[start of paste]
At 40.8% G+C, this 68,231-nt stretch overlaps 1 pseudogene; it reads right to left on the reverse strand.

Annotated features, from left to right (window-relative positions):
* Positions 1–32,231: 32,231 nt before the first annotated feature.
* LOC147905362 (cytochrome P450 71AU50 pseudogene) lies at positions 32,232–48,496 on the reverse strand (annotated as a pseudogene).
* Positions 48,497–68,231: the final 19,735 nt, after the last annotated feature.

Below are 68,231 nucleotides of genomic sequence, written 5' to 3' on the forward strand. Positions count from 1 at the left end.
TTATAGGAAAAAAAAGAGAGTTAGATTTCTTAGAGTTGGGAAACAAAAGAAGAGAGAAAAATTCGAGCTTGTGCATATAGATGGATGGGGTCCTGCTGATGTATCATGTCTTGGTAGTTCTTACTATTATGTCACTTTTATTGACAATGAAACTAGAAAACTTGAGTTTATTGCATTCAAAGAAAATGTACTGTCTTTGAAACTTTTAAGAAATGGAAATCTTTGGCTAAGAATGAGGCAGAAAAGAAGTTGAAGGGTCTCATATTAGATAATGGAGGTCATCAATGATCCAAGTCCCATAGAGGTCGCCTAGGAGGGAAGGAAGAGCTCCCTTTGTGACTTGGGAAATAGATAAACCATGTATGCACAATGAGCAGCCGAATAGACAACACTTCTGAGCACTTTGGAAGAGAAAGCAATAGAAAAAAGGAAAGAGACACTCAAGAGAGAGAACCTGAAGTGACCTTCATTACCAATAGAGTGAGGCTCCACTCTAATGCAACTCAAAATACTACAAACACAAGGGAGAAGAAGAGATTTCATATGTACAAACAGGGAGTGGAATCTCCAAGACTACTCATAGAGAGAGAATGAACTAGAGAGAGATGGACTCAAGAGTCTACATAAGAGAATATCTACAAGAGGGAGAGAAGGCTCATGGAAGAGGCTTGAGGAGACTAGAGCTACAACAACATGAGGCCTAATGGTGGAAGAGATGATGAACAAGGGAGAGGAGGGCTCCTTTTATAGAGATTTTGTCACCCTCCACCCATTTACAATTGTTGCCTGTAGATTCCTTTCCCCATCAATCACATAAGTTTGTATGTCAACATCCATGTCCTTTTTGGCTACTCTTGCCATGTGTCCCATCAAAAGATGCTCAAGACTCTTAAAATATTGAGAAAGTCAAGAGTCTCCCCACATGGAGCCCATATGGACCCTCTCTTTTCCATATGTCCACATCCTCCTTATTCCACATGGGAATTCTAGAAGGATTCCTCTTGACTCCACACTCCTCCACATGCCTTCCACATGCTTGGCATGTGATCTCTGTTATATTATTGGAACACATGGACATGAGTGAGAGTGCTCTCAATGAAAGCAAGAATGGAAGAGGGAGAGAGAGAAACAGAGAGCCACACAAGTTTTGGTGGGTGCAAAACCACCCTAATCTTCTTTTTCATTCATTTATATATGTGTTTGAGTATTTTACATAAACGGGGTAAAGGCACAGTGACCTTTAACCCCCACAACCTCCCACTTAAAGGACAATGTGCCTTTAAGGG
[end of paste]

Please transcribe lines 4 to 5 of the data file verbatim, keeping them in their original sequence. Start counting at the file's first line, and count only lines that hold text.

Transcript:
* LOC147905362 (cytochrome P450 71AU50 pseudogene) lies at positions 32,232–48,496 on the reverse strand (annotated as a pseudogene).
* Positions 48,497–68,231: the final 19,735 nt, after the last annotated feature.